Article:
Geographic Minerals

Lechatelierite – a natural silica glass

Lechatelierite – a natural silica glass

Lechatelierite is a natural silica glass that has the same chemical composition as coesite, cristobalite, stishovite, quartz, and tridymite but has a different crystal structure. It is silica glass, amorphous SiO2, non-crystalline mineraloid. It is an amorphous form of silicon dioxide (SiO2), lacking any crystalline structure, and is thus a mineraloid rather than a true mineral, although it is sometimes grouped with quartz.

Lechatelierite is a mineral, an amorphous form of silica formed by the fusion by the heat of silica and found in fulgurites. It is considered a mineraloid because it lacks a crystal structure.


Lechatelierite is a mineraloid as it does not have a crystal structure. It can be formed in a number of ways. Although not a true mineral, it is often classified in the quartz mineral group. One of the most common ways that this occurs naturally is through the high-temperature melting of sand during a lightning strike; this produces a specific form of lechatelierite called “fulgurite” which is often hollow, irregular, and tubular.


  • Cleavage: None
  • Color:  Colorless, White.
  • Density: 2.5 – 2.65, Average = 2.57
  • Diaphaneity: Translucent
  • Hardness:        6.5 – Pyrite
  • Luminescence: Non-fluorescent.
  • Luster: Vitreous (Glassy)
  • Streak: white


One common way in which lechatelierite forms naturally is by very high temperature melting of quartz sand during a lightning strike. It can also be formed through the shock metamorphosis of sand or even silica-rich rocks, such as sandstone or granite, by the high pressure of meteorite impact cratering, and is thus a common component of ejecta. The result is an irregular, branching, often foamy hollow tube of silica glass called a fulgurite. Not all fulgurites are lechatelierite; the original sand must be nearly pure silica. It can form when lightning strikes sand or other very silica-rich sediments and rocks, creating structures called fulgurites, hollow tubes that are often irregular and branched.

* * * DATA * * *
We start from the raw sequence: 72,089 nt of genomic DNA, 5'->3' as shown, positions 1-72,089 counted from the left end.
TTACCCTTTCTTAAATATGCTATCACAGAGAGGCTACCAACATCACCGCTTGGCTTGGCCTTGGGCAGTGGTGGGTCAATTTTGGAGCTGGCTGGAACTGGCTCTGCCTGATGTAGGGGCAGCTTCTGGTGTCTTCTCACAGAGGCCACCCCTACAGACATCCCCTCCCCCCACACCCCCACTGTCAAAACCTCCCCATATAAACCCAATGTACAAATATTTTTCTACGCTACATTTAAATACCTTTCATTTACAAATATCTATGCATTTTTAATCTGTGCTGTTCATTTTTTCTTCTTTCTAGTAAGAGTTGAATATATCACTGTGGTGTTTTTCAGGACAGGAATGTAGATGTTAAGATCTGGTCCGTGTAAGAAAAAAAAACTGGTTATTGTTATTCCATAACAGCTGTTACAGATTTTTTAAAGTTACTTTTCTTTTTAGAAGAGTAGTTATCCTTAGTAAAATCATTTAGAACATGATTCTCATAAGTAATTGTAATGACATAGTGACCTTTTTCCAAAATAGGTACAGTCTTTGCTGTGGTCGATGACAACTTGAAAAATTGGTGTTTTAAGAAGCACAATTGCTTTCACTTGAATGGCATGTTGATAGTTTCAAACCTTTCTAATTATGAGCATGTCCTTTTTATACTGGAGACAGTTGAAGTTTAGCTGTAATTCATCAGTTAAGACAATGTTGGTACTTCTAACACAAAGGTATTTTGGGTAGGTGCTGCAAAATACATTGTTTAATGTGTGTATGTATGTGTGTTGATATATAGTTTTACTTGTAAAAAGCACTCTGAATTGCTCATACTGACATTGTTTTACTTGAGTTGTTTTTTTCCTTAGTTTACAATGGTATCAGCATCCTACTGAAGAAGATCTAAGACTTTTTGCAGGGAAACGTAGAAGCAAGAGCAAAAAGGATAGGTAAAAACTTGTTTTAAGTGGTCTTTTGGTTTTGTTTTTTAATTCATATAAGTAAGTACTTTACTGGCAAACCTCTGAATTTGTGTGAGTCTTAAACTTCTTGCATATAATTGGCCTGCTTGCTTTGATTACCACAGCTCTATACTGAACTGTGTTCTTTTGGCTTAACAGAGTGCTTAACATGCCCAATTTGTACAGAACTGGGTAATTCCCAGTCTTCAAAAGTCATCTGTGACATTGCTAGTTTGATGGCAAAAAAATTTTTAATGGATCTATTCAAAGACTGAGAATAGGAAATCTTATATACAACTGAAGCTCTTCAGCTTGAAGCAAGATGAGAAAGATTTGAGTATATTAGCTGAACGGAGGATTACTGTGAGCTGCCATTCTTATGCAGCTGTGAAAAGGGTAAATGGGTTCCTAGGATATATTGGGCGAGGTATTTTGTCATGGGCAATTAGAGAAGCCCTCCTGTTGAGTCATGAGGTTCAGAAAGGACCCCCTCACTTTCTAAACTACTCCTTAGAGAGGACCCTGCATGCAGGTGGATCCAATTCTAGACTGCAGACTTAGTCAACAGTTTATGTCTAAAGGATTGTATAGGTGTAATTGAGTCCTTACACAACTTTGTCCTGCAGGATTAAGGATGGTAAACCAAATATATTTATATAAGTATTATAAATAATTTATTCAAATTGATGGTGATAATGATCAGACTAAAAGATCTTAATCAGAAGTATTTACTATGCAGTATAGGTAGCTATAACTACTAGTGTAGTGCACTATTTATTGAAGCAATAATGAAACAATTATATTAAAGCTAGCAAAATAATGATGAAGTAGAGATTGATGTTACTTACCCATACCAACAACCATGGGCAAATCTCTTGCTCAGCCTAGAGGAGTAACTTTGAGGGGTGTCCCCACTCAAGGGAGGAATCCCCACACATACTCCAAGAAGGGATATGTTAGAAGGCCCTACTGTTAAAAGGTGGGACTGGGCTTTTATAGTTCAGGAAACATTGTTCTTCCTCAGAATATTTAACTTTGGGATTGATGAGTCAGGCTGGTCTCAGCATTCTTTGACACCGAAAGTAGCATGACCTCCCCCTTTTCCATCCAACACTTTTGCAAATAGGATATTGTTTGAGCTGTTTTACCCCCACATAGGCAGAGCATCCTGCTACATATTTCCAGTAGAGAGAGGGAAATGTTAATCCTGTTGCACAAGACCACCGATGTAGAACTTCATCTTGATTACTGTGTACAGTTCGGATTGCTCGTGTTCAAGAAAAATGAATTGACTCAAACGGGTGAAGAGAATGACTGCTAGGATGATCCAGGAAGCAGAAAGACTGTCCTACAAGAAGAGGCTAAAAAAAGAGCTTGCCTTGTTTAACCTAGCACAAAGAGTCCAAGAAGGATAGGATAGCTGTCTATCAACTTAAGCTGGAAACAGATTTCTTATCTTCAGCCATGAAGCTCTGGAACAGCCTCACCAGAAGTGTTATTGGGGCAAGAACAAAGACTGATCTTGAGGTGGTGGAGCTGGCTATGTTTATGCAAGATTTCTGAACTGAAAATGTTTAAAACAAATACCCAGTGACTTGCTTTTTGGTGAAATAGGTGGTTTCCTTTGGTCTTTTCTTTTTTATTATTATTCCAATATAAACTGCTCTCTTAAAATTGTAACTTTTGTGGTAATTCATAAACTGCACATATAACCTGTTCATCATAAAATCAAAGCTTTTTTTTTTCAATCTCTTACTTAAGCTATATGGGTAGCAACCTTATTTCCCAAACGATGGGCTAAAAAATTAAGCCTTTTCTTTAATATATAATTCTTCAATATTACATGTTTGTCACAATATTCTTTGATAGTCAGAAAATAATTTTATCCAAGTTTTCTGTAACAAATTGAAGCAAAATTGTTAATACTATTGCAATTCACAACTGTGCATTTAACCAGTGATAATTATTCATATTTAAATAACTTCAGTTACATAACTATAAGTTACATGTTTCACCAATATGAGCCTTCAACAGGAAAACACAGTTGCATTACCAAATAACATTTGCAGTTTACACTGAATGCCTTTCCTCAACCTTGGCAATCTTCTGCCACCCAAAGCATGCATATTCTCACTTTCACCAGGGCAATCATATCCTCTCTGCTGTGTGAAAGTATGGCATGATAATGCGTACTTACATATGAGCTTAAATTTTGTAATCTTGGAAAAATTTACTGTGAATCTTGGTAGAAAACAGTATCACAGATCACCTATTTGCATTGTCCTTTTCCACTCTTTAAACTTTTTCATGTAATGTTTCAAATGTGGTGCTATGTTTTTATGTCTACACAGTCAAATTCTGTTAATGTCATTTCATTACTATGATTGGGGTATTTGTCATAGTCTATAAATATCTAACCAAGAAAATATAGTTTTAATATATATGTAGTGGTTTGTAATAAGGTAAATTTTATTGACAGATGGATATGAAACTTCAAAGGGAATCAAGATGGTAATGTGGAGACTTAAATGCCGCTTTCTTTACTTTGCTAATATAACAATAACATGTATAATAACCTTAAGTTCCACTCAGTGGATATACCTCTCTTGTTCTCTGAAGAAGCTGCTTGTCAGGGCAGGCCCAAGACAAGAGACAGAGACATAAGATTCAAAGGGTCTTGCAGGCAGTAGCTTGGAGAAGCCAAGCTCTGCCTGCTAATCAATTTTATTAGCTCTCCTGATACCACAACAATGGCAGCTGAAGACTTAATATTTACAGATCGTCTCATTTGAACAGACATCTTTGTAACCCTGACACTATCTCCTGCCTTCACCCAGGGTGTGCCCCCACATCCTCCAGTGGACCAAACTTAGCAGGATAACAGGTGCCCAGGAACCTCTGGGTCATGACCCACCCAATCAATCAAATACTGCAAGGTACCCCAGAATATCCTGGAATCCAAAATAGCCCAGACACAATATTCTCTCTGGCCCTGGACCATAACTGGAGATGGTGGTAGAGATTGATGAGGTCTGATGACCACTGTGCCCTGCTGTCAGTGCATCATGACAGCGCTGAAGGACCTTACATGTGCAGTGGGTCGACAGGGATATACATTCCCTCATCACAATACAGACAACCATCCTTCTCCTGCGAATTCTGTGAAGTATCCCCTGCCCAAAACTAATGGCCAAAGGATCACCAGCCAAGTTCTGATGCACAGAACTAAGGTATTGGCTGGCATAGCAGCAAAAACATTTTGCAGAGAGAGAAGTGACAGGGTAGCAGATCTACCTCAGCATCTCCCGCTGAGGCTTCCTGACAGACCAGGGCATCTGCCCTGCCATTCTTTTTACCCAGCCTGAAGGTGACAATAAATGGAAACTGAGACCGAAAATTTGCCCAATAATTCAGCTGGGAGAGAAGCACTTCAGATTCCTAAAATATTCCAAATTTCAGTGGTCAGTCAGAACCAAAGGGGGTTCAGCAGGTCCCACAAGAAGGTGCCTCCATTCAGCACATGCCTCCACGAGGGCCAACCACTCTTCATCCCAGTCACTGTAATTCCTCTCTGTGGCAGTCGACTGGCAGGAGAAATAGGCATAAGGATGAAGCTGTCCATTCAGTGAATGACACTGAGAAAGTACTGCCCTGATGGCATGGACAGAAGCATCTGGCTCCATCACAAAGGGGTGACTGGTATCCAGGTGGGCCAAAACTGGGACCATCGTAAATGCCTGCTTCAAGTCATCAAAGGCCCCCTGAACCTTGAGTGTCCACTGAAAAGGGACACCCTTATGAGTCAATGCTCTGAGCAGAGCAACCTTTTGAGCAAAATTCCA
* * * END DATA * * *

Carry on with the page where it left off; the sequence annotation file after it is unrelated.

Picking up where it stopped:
Lechatelierite also forms as the result of high pressure shock metamorphism during meteorite impact cratering and is a common component of a type of glassy ejecta called tektites. It also forms by the impact of meteorites, melting silica-rich sand. It is the major component of the impact glass called Libyan Desert Glass. Lechatelierite can even be formed by the detonation of nuclear weapons, a phenomenon first observed following the Trinity nuclear test in 1945.


Lechatelierite was formed during the impact of a meteorite into a layer of Coconino Sandstone at Meteor Crater in Arizona. It is a mineral consisting of a vitreous or glassy silica formed naturally by the melting of quartz sand as a result of lightning or occasionally the heat of impact of meteorites. During the rapid pressure reduction following the impact, steam expanded the newly formed lechatelierite. The shattered and expanded glass has a density less than that of water.

Lechatelierite may also form artificially, a unique example being the trinitite produced by melting of quartz sand at the first nuclear bomb explosion at Trinity Flats, White Sands, New Mexico.

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